grass-fed milk from Hartzler’s Dairy, eggs from the Shepherd’s Market,
walnut bread from the Grain Maker bakery and turnips from Martha’s Farm
but still check out at a single cash register, using a check, a credit
card, even food stamps as well as cash.
For tracking sales, each
product in the store has a bar code, created with free, open-source
software. Every week, each farmer gets an inventory report of what sold
and when. Every two weeks, each farmer gets a check for 90 percent of
his or her total gross sales. The other 10 percent goes toward
operational expenses: rent, utilities and the salary of the co-op’s
market manager, its only full-time staffer.
Farmers also sell to
the co-op’s cafe. On most days, the three chefs buy food just like any
other customer and turn it into homey, delicious dishes such as
leek-and-feta quiche or a curried cauliflower, apple and arugula pesto
sandwich on locally made bread. Producers also sell the cafe their
excess produce, the stuff that won’t sit another week on the shelves.
The cooks prep and freeze it or use it for soups and sauces.
setup has been a boon to farmers. Marion Yoder, who sells pastured
meats, cheese and homemade bagels, says the co-op helps keep her
business running all year, with no need for customers to drive out to
the farm after the farmers markets close for the season. (She is now
selling about half of her meat through Local Roots.) Shoppers benefit,
too, because the co-op makes it convenient to source most of their food
locally. “It’s as easy as the grocery store,” says Trevor Dunlap, the
head of a local nonprofit group, who stopped in to pick up some
grass-fed milk and butter on his lunch hour.
There has been much
to learn, of course. Jessica Eikleberry, the co-op’s market manager, has
had to coach producers about what they can reasonably expect to sell in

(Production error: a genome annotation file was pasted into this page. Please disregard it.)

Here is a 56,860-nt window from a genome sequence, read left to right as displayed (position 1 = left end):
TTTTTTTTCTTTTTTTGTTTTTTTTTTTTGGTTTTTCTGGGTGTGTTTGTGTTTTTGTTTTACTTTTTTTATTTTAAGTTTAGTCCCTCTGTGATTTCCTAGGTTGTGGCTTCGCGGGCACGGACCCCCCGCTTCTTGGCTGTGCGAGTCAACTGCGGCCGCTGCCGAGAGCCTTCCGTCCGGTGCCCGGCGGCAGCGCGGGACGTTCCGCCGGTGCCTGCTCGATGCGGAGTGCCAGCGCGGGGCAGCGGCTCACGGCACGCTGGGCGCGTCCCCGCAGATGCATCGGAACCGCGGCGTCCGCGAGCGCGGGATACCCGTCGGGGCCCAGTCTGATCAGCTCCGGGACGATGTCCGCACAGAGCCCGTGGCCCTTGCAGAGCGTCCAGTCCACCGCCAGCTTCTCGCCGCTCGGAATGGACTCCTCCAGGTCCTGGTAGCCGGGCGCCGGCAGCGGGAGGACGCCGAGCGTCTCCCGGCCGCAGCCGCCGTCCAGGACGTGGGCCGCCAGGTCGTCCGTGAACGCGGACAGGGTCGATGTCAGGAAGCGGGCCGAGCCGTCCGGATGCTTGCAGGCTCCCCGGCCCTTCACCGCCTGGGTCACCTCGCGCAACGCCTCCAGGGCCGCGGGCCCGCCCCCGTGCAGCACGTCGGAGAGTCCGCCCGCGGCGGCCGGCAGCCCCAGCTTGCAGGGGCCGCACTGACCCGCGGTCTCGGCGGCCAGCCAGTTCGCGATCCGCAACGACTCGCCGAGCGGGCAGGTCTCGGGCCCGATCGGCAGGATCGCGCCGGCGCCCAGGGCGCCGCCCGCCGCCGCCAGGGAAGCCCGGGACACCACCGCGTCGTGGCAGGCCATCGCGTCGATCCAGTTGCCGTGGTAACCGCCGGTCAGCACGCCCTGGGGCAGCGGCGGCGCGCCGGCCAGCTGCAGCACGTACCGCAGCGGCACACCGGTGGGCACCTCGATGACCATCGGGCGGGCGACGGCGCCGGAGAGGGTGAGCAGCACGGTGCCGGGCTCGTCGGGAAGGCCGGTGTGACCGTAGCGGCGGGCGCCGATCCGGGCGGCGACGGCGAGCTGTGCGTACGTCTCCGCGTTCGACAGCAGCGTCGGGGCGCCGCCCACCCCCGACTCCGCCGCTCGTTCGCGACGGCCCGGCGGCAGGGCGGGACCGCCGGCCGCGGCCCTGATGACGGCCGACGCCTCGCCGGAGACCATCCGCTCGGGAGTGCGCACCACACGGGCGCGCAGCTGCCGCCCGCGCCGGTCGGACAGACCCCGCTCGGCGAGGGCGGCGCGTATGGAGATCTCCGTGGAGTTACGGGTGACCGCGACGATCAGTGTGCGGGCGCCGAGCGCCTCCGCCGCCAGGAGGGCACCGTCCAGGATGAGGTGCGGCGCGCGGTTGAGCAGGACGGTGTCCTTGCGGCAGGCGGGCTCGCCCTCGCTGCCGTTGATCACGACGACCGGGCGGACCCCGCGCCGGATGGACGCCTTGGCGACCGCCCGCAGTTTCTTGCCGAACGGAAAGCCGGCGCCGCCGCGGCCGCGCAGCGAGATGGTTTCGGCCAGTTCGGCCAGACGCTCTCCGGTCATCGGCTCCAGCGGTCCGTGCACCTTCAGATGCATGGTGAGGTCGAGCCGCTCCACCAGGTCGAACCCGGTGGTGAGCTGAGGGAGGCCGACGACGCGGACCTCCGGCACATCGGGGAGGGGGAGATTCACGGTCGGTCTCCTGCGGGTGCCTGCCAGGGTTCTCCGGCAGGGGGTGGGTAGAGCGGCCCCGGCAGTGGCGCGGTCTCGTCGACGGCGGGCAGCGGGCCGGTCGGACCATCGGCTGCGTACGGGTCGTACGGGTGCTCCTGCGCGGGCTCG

a given week. Last summer, she remembers, “every single grower in the
tri-county area brought in tomatoes, until half the building was full of
them.” The next week, the co-op printed tomato recipe cards and
organized cooking demonstrations. But most farmers didn’t bother to
bring any. Farmers are now required to rent shelf space for a month at a
time, so the co-op knows how much produce to expect each week.
Roots’ success has garnered the group much attention locally.
Co-founder Betsy Anderson says she is consulting with five groups from
other parts of Ohio about how to get similar co-ops up and running.
the idea is spreading. Bob Filbrun, an agricultural extension agent in
Edgecombe County, N.C., about an hour east of Raleigh, visited Local
Roots for inspiration on how to re-energize his own community’s
struggling market. Its model addressed many of the challenges he’d been
hearing about from customers and producers in his area. But just as
important was the market’s vibe: “It was such a nice mix of products and
presentation and atmosphere,” he said. “I don’t mean to get too
philosophical about it. But if a farmers market is done right, it can be
the heartbeat of the community.”
Indeed, that is the aim of Local
Roots. Each month, the co-op puts on special events, such as December’s
artisan crafts day and a knitting circle. But at its core is a new way
of buying and selling food. Or as Marlene Barkheimer, Local Roots’
treasurer, says with a laugh, “finding a way to make it work for the
farmer and the lazy shopper — like me.”
Black, a former Food section staffer now based in Brooklyn, writes Smarter Food monthly. Follow her on Twitter: @jane_black.